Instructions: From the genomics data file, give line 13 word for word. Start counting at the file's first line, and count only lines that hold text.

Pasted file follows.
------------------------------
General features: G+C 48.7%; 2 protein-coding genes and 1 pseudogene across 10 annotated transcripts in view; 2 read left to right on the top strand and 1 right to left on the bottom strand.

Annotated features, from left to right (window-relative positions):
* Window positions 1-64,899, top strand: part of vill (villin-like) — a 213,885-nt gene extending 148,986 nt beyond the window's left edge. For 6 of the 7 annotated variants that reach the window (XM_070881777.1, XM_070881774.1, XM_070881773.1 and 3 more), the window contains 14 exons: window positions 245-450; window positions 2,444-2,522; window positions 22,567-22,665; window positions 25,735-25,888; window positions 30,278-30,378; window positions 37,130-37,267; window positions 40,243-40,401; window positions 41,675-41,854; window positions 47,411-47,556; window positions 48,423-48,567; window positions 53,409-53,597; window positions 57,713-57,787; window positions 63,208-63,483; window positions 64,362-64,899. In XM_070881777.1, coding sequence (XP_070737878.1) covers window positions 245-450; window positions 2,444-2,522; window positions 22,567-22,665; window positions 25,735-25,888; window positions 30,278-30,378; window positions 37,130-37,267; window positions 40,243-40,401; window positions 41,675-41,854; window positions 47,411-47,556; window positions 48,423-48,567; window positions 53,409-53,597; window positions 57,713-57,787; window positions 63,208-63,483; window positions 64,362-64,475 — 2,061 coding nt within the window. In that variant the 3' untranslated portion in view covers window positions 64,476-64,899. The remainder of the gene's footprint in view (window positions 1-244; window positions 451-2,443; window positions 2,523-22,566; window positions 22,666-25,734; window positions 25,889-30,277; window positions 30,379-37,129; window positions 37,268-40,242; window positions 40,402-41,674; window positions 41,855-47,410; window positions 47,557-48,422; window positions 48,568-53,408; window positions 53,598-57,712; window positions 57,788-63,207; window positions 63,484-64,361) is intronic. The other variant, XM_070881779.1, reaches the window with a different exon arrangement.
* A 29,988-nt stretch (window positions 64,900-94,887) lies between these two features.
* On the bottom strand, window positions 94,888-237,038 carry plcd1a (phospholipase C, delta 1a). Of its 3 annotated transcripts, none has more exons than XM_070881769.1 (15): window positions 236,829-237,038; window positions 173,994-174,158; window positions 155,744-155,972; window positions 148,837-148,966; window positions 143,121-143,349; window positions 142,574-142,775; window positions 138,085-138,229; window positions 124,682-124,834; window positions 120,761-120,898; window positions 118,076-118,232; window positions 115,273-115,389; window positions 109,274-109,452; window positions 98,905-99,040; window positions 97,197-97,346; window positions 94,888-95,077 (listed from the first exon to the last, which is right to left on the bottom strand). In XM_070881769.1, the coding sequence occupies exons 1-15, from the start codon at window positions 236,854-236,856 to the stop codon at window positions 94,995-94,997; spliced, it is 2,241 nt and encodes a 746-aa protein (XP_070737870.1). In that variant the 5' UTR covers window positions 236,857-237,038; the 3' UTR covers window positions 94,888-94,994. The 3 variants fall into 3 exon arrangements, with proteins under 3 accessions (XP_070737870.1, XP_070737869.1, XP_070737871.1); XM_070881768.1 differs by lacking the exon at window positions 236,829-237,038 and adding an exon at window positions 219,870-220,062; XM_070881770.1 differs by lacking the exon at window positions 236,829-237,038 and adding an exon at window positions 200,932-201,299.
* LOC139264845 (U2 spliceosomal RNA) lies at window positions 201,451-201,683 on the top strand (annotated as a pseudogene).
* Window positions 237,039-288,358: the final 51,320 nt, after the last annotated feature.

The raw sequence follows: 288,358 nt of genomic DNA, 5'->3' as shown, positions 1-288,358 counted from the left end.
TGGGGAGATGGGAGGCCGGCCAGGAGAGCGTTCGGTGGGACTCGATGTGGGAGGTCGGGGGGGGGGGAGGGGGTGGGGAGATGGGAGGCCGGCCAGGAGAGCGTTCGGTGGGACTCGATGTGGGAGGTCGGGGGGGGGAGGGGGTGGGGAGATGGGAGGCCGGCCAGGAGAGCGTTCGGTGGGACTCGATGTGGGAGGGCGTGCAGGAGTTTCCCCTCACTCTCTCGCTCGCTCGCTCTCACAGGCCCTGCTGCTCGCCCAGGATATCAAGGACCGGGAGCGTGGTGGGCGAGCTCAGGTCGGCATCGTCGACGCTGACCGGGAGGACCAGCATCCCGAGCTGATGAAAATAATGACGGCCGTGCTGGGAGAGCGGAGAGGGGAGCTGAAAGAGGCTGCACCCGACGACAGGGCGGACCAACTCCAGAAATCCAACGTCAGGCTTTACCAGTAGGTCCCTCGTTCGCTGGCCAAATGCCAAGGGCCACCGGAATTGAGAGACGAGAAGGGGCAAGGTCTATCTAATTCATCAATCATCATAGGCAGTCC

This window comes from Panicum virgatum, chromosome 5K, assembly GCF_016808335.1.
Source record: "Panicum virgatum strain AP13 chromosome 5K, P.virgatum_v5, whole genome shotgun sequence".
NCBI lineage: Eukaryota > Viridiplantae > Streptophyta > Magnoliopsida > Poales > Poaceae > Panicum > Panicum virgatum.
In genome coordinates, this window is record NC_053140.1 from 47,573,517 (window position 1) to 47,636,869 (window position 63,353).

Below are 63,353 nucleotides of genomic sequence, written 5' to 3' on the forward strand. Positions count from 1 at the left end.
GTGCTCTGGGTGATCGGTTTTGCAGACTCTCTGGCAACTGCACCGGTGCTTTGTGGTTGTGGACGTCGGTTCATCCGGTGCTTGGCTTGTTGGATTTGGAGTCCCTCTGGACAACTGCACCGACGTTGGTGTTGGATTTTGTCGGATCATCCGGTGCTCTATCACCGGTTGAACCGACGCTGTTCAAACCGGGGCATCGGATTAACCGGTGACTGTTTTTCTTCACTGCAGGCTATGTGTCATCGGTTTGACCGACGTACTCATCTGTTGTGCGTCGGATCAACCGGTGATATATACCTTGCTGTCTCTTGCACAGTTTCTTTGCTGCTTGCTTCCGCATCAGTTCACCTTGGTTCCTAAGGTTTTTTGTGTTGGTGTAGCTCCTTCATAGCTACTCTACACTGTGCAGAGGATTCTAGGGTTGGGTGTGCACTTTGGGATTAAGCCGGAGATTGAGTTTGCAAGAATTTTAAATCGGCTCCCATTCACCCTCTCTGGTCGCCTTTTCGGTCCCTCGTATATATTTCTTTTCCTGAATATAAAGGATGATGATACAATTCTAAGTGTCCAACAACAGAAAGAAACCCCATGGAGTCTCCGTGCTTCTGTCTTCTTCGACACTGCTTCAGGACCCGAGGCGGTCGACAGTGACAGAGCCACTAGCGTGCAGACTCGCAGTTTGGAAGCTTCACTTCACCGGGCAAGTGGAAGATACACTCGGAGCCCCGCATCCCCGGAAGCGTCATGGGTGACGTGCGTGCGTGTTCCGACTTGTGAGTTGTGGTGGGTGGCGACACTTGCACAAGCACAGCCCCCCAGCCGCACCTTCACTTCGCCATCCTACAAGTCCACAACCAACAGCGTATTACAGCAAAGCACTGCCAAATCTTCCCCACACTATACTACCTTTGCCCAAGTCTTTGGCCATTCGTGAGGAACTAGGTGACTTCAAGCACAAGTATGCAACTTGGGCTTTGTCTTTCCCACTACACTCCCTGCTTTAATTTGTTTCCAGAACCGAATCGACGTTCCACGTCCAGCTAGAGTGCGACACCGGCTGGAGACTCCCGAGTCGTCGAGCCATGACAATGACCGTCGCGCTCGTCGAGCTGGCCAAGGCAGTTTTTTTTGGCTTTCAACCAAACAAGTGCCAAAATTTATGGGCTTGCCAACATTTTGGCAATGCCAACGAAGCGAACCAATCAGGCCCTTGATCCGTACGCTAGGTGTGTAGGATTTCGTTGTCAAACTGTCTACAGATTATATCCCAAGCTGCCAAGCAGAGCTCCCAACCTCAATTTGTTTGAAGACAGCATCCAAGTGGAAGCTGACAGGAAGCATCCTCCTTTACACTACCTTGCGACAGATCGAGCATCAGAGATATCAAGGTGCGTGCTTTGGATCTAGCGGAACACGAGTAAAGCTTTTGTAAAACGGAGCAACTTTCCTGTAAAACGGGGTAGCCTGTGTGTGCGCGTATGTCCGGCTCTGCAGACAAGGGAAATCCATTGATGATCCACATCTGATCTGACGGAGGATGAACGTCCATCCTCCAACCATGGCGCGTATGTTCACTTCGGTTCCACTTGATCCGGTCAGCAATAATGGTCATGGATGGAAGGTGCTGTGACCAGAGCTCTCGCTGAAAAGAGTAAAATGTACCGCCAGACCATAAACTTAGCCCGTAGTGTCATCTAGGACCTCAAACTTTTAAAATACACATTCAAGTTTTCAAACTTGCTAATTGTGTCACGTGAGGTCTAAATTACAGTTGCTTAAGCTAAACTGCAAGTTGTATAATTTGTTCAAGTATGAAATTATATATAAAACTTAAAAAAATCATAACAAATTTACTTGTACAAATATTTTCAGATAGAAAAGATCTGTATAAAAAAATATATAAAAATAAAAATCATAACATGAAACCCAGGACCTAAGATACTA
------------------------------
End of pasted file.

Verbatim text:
In genome coordinates, this window is record NC_053140.1 from 47,573,517 (window position 1) to 47,636,869 (window position 63,353).